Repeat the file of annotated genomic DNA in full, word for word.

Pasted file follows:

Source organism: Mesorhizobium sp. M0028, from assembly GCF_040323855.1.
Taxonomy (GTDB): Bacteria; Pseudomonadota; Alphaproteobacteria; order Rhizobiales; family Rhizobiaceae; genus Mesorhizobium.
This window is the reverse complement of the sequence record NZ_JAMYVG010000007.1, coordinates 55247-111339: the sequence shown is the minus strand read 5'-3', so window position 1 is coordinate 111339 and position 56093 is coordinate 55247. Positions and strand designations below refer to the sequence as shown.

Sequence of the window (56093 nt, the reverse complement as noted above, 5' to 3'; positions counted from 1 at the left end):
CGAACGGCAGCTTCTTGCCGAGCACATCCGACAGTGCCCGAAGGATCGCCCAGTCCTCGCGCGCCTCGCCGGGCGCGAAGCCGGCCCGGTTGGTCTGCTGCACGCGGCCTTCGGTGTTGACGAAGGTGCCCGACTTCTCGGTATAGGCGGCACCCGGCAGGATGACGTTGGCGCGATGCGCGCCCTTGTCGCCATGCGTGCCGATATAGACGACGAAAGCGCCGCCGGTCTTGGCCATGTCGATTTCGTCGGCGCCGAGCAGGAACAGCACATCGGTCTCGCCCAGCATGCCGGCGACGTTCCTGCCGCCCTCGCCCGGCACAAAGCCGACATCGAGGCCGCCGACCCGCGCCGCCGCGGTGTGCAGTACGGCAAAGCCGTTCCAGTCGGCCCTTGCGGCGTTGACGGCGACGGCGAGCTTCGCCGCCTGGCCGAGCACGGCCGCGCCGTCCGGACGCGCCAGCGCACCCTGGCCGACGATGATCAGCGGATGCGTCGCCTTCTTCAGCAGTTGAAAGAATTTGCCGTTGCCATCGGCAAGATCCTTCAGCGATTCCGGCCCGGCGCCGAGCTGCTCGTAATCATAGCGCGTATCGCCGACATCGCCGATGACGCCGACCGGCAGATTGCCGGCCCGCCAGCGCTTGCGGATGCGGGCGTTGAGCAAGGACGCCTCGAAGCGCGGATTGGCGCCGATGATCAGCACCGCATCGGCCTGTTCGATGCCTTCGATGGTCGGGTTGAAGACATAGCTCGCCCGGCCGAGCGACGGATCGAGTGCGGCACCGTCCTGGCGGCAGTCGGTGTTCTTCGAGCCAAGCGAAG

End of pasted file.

Source organism: Mesorhizobium sp. M0028, from assembly GCF_040323855.1.
Taxonomy (GTDB): Bacteria; Pseudomonadota; Alphaproteobacteria; order Rhizobiales; family Rhizobiaceae; genus Mesorhizobium.
This window is the reverse complement of the sequence record NZ_JAMYVG010000007.1, coordinates 55247-111339: the sequence shown is the minus strand read 5'-3', so window position 1 is coordinate 111339 and position 56093 is coordinate 55247. Positions and strand designations below refer to the sequence as shown.

Sequence of the window (56093 nt, the reverse complement as noted above, 5' to 3'; positions counted from 1 at the left end):
CGAACGGCAGCTTCTTGCCGAGCACATCCGACAGTGCCCGAAGGATCGCCCAGTCCTCGCGCGCCTCGCCGGGCGCGAAGCCGGCCCGGTTGGTCTGCTGCACGCGGCCTTCGGTGTTGACGAAGGTGCCCGACTTCTCGGTATAGGCGGCACCCGGCAGGATGACGTTGGCGCGATGCGCGCCCTTGTCGCCATGCGTGCCGATATAGACGACGAAAGCGCCGCCGGTCTTGGCCATGTCGATTTCGTCGGCGCCGAGCAGGAACAGCACATCGGTCTCGCCCAGCATGCCGGCGACGTTCCTGCCGCCCTCGCCCGGCACAAAGCCGACATCGAGGCCGCCGACCCGCGCCGCCGCGGTGTGCAGTACGGCAAAGCCGTTCCAGTCGGCCCTTGCGGCGTTGACGGCGACGGCGAGCTTCGCCGCCTGGCCGAGCACGGCCGCGCCGTCCGGACGCGCCAGCGCACCCTGGCCGACGATGATCAGCGGATGCGTCGCCTTCTTCAGCAGTTGAAAGAATTTGCCGTTGCCATCGGCAAGATCCTTCAGCGATTCCGGCCCGGCGCCGAGCTGCTCGTAATCATAGCGCGTATCGCCGACATCGCCGATGACGCCGACCGGCAGATTGCCGGCCCGCCAGCGCTTGCGGATGCGGGCGTTGAGCAAGGACGCCTCGAAGCGCGGATTGGCGCCGATGATCAGCACCGCATCGGCCTGTTCGATGCCTTCGATGGTCGGGTTGAAGACATAGCTCGCCCGGCCGAGCGACGGATCGAGTGCGGCACCGTCCTGGCGGCAGTCGGTGTTCTTCGAGCCAAGCGAAG